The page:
How to Use a Reward System for Children With Autism
All children like to be rewarded for their behavior and good deeds, but there is one huge difference. A child on the spectrum views rewards much differently than how we see them. Applied behavior analysis, or ABA, therapy uses the concept of positive reinforcers as a tool for children with autism and even adults on the spectrum to encourage building skills and schedules. If you have a child on the spectrum or one with a highly complex learning disability or special learning needs, ABA reinforcers can help encourage and guide them easier.
Behavioral therapists, parents, and teachers use ABA reinforcers and sensory reinforcement to encourage particular behaviors. We are providers of autism home support services through the videos available from Blue Parachute. We have seen the reward system for autism successfully work on a wide range of children and adults on the spectrum.
The reward system for autism can be incredibly effective depending on the types of reward you are offering. Using highly motivating rewards or offering the choice of reward can vary from person to person. But with enough persistence, it can become a successful autism reinforcement.
Autism Reinforcers: Types of Reward Systems
Reward-based teaching, such as ABA reinforcers, can benefit a wide range of people with ASD, but it is imperative to know that there can be some downsides. When using the reward system for autism, children can soon become accustomed to receiving rewards for completing specific tasks. It is imperative to note that children with autism may have a tough time separating the task from the reward once they have been conditioned to expect a prize after completion.
Depending on the child, there are different approaches and ABA reinforcer ideas that may work well for them. Here are some reward systems for autism that may help your child complete specific tasks and projects.
Our Licensed and Certified Behavior Therapists believe that this is one of the simplest approaches to reward-based teaching in autism. The primary goal of a ‘token economy’ is for the child on the spectrum to earn some form of token each time a task, activity, or successful transition gets completed. Offering a goal for when the child or adult on the spectrum earns enough gold stars that win a special prize at the end.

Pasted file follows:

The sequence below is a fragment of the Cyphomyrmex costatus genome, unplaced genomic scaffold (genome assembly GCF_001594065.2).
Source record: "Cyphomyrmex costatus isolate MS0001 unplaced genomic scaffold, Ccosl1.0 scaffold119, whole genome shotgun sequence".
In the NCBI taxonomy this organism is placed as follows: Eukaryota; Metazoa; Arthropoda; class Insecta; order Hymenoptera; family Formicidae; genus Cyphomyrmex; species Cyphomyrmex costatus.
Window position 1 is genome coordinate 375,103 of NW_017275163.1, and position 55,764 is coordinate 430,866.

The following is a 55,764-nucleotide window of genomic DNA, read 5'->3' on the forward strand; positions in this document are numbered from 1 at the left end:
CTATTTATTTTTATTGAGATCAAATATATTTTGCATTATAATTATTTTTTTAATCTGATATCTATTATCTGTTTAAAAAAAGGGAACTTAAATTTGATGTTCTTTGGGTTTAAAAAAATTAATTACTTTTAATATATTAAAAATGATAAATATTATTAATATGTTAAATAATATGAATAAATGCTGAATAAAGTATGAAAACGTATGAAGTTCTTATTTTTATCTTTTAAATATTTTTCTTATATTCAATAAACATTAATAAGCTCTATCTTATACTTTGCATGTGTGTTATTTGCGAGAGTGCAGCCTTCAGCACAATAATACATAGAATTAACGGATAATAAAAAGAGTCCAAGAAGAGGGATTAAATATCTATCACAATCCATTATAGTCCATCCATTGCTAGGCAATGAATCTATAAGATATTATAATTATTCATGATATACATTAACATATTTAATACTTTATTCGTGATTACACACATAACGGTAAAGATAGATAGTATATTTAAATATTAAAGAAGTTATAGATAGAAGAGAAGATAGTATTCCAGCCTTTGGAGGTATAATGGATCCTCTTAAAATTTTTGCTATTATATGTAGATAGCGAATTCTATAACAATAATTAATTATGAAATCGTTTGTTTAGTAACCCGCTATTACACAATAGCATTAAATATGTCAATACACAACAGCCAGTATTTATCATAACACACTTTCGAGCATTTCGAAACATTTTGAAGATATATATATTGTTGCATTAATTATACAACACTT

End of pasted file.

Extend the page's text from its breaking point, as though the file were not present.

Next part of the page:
Token economies are a common form of ABA reinforcer that encourages desired behaviors among children on the spectrum. For example, if the child is sitting still in their chair or completing a specific task, they will earn a token or prize. Some forms of tokens can be:
- Word of praise
- Gold star
- Real coins
When they complete receiving X amount of reinforcement tokens, they get rewarded with a bigger prize or privilege. Ensure that the system is attainable for children on the spectrum, so they will be excited to participate. Additionally, they recognize that they have earned the reward for positive achievement.
Checklists are another great ABA reinforcer idea for older children on the spectrum. Checklists are a great way to help a child with their organization skills and can be used to increase awareness or positive behaviors. Put the checklist somewhere that they can view and refer to often. This will serve as a reminder of their tasks and goals.
Offering anywhere from 5 to 10 different activities that you and your child agreed on. Be sure to include a portion at the bottom of the checklist for them to write their big reinforcer down on. Once they complete each task, they can check it off those lists and begin earning their way to the big reinforcer.
List of Positive Reinforcers for Children & Students on the Spectrum
It is no secret that motivation is critical in a child with autism’s success, but finding the right positive enforcer can be tricky. Here is a list of ABA reinforcer ideas to help your child adopt the reward system tactic. These are some of the most common rewards for an autistic child.
- Hershey Kisses
- Water Beads
- Stress balls
- Toy cars
- Stuffed animals
- Playing cards
- Poker chips
Some activities that can act as the primary reinforcer for completing their list or token can be:
- Playing on the iPad for 30 min
- Working on a puzzle
- Going to the playground
- Visiting their preferred place
- Going to the beach
- Jumping on a trampoline
- Having a playdate
- Extending TV time
- Getting something from a treasure box
Autism Resource Center for Children on the Spectrum
We pride ourselves on providing parents the resources needed to help raise a child or adult on the autism spectrum. We have a robust collection of videos available from Blue Parachute, all created by Licensed and Certified Behavior Therapists.
Our videos provide in-depth lessons for that extra support at home, school, or in communities. We have subscription pricing available and many plans to select from, which helps many, including locations without resources, get the support they need to achieve more positive outcomes with their child on the autism spectrum.
For more help with finding ABA reinforcer ideas and more information on using a reward system for children with autism, use our online form and contact us today.